I am a moran, a warrior in the language of my people, the Samburu. We are nomadic pastoralists, always moving in search of pasture and water for our livestock. We live in manyattas, temporary mud-walled huts with thatched roofs located in compounds fenced with thorny acacia branches to contain the animals. These we depend on for milk, meat, and blood, Samburu delicacies. We also use animal hides for bedding, shoes, and in the past times, clothing. Even marriage depends on livestock; animals are given as the bride price. Livestock is our wealth, and the first duty of a moran is to guard the herds.
My village, Lesidai-Ngusoro, lies between two seasonal rivers, the Ngare Narok and the Tinga. The Tinga is close to our border with the warlike Pokot, who has clashed with the Samburu for generations, fighting for water and each other’s livestock. So the duties of the morans are more than ceremonial.
As children, we used to admire the warriors, but we boys had our own duties. Together with my age-mates, I was tasked with herding livestock through the vast, windy plains of Samburu territory in search of water and pasture. We travelled in large groups moving thousands of animals over hundreds of kilometres while looking out for predators such as lions and leopards, as well as armed rustlers from the Pokot and other tribes ready to kill us and steal our cattle. All we had to defend ourselves were bows, arrows, and spears.
All of us looked forward to our initiation, which would make us morans. Samburu initiation is an elaborate ceremony, the main part of which is ritual circumcision. In 2012, I joined about 100 boys from my clan in a remote forest for a month’s training before the circumcision. Our group was managed by morans who challenged us with swims in icy rivers and cold runs in forests fighting through thorn bushes, all to toughen us physically. There was also storytelling, lessons in Samburu history, and reciting Samburu riddles and proverbs – all to impress upon us the responsibilities of a moran.
After one month in the forest, the big day came. I woke at 3 AM to the sound of circumcision songs and the smell of cooking fires preparing for celebrations. I spotted the old man who was to make the cut; he was quietly sharpening his knife with fire and stone. The rules for circumcision were strict: no blinking, no shaking, no wincing in pain, and no sound. Because my father was the oldest, I was the first to go. Before I knew it, cold water was poured over my head and what followed was a glimpse of hell. There were no painkillers, but at least the old man got the job done quickly. I was rewarded with livestock and required to rest and recover. For the next month, we stayed in the forest and were supplied with ample milk, meat, and cow’s blood. After that came a ceremony in the village introducing us as morans. Each of us killed a bull and took an oath to preserve Samburu heritage, protect the Samburu community, and serve our people with justice and integrity.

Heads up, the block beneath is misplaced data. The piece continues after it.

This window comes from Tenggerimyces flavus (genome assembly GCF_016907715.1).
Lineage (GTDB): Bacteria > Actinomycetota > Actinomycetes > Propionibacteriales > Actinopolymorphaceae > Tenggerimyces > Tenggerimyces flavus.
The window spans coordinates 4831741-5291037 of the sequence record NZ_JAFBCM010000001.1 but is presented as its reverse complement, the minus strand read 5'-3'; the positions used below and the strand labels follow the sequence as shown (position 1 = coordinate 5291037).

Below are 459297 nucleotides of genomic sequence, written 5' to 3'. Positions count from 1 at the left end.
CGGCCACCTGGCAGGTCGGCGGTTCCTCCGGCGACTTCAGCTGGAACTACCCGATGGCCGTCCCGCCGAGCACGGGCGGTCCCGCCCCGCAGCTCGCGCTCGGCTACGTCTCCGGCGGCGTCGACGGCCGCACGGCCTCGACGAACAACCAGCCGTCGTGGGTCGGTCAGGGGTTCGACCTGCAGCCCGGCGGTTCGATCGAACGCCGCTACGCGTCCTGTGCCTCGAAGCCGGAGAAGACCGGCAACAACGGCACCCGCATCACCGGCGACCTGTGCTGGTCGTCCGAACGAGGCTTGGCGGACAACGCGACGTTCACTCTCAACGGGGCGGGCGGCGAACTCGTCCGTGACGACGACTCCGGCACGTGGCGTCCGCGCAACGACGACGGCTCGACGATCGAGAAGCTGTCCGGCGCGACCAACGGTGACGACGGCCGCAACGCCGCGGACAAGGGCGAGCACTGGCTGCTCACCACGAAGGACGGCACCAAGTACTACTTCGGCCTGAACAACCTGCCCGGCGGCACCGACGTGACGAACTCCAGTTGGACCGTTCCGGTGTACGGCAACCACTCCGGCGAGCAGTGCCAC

Back in the village, within a few months after the ceremony, about 90% of my fellow initiates had dropped out of school. Soon they married younger girls and before long had children. Many became polygamous. This was normal. Nearly all the older villagers are illiterate, including my parents. But I continued in school. It was my brother’s idea. He was a moran himself, protecting the community from tribal conflicts. But those conflicts were coming closer and closer to our village. He saw potential in me, and to protect my future he moved me to a boarding primary school away from Lesidai-Ngusoro. I didn’t realize it at the time, but he saved me from an unwanted life. Now, I am a student at Tufts University. Thank you, Paul Letua.